The challenges facing Baltimore City are significant – and have garnered international headlines. But listen to Tom Sadowski ’89, political science and public administration and policy, talk about the city and region, and you’ll hear a pep rally for a great metropolis.
As president and CEO of the Economic Alliance of Greater Baltimore, Sadowski has more than words to sell the city. He likes to tell the stories of local innovators and entrepreneurs who drive the area’s economic development and commercial success and create its public-private partnerships. And there is data undergirding the anecdotes. To date, projects organized by the alliance have exceeded $10 billion in value and created 50,000 jobs.
The important work Sadowski has done has not gone unnoticed. He’s earned numerous accolades, including the Baltimore Museum of Industry’s “Industrialist of the Year” and the Maryland Daily Record’s “Influential Marylander” and “Most Admired CEO” awards.
Sadowski says his experience at UMBC stirred his passion for economic urban development. He worked his way through college selling real estate, and soaking up knowledge he’d need later in UMBC courses like “Metropolitan Baltimore” – a class that focused on how local, regional, and national economies develop. UMBC internships also played a role, including a stint with the Baltimore County Economic Development Office, which hired him after graduation as a business development director.
Sadowski says UMBC faculty members proved to be able mentors. “It was real time coaching and instruction,” Sadowski recalls. “Not just, ‘Here’s what they were trying to say in the text.’ It was more like an ongoing conversation that they encouraged.”
UMBC President Freeman A. Hrabowski, III, has also been a source of inspiration. “[Hrabowski] is the physical embodiment of what UMBC represents: The potential of the mind, but also enrichment of the soul. He has an authentic interest in bringing that out in the student body.”
Sadowski takes great pride in economic initiatives in which the alliance has been instrumental, such as the U.S. military’s 2005 Base Realignment and Closure, or BRAC. The initiative reshaped the Defense Department’s infrastructure, and involved the relocation of several thousand military and civilian workers from around the country into the Baltimore-Washington region.
“After the base realignment, we were recruited to work on behalf of the region and its military facilities,” Sadowski observes. “That process was about recognizing that we are a world-class market in which to live, work, learn, and invest.”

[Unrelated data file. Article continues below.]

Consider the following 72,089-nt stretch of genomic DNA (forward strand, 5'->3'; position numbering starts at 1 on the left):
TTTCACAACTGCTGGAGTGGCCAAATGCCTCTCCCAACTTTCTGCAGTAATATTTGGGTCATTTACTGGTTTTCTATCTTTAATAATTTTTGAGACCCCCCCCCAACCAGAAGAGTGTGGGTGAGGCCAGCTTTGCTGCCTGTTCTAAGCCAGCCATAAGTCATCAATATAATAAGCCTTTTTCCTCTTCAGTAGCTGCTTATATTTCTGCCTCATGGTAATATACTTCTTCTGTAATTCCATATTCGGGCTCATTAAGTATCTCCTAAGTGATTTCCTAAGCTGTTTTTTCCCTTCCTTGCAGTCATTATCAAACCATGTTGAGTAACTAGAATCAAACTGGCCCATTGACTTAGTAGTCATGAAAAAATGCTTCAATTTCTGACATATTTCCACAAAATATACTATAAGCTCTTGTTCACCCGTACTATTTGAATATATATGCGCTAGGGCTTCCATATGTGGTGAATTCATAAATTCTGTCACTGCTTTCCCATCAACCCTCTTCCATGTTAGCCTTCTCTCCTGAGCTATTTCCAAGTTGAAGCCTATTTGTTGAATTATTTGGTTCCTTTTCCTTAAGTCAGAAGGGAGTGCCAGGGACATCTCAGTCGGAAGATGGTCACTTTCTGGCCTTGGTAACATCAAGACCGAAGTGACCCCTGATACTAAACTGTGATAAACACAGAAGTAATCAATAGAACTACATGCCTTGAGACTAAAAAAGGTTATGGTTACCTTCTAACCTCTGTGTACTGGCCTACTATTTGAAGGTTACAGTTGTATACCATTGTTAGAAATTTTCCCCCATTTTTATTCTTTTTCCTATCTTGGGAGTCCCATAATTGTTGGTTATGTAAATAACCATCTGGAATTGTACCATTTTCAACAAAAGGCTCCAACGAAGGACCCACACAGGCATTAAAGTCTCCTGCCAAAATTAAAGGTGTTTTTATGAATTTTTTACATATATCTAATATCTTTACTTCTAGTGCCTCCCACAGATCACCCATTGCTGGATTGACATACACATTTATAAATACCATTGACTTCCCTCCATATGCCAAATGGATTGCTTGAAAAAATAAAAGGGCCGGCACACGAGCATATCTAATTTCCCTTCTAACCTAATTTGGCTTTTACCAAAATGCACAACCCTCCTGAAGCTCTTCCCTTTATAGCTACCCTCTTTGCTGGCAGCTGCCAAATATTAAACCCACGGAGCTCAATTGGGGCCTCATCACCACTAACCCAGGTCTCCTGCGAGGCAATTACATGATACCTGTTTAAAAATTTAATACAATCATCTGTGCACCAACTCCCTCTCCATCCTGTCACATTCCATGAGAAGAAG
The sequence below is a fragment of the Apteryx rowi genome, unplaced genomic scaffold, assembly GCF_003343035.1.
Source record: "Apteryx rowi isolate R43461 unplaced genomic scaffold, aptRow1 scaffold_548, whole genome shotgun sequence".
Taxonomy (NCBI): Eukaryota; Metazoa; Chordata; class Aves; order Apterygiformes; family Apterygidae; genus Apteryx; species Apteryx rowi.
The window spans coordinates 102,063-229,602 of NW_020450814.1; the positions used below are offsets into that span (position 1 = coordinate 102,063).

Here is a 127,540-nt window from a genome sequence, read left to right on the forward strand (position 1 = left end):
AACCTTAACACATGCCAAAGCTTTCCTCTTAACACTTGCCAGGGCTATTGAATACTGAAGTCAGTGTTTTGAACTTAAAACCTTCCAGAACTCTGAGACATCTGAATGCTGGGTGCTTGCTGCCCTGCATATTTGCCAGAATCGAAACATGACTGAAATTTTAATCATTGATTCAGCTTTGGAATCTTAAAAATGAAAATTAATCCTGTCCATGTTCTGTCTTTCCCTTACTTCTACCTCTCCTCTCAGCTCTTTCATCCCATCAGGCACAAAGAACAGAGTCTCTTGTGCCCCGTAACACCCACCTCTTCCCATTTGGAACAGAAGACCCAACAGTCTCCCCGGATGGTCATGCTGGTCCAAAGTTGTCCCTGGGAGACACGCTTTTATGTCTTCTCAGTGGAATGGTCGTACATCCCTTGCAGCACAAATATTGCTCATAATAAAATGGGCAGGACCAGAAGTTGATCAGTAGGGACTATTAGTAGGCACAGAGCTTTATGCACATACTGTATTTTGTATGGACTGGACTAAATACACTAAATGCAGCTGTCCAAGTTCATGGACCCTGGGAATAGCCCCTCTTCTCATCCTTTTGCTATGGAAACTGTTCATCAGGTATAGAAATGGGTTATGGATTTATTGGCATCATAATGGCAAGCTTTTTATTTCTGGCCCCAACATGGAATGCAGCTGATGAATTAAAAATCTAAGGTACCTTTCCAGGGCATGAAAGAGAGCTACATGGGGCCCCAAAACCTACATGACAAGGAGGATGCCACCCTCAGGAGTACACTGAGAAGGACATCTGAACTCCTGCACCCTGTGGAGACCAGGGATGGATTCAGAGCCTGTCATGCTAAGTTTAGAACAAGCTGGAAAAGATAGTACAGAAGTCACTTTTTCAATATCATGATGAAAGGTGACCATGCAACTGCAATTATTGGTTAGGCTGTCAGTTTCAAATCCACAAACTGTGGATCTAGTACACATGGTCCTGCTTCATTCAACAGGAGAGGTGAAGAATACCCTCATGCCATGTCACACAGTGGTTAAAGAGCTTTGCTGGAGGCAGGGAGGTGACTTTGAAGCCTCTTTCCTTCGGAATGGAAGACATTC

Sadowski believes that it is an exciting time to push forward the process of rallying economic support for the region, especially as it evolves from a focus on government activity to attract more commercial activity. “We’re helping to lead discussions about how the government, educators, and industry can work together to support the federal mission here but also to help launch and scale commercially relevant opportunities that exist,” he says.
Job growth is one area where Sadowski sees great potential. “By 2020, half of our workforce will be millennials,” he observes. “They’re some of the most educated, digitally native individuals.”
It’s an area in which he sees his alma mater as playing a key role. UMBC’s Alex. Brown Center for Entrepreneurship embeds entrepreneurship into nearly 100 courses across the university, and the university’s research and technology park – bwtech@UMBC – provides students with internships and job opportunities.
“I’ve experienced professionally things that have been very rewarding, and have reinforced my pride in this region,” Sadowski says.
Sadowski also reflects on his personal stake in seeing the Baltimore region thrive as a worldclass market. He and his wife are raising five children here. Soon enough, those children will be young adults faced with the decision of where to live and work. “Hopefully, my kids will benefit from the work we’re doing now,” he says.
For now, Sadowski is taking advantage of the livability of the region he champions. “I live in northern Harford County, and the sun sets every day in our back yard,” he says. “[But] in two hours, I can be seated at a meeting in New York. The access in this region is incredible.”
— Elizabeth Heubeck ’91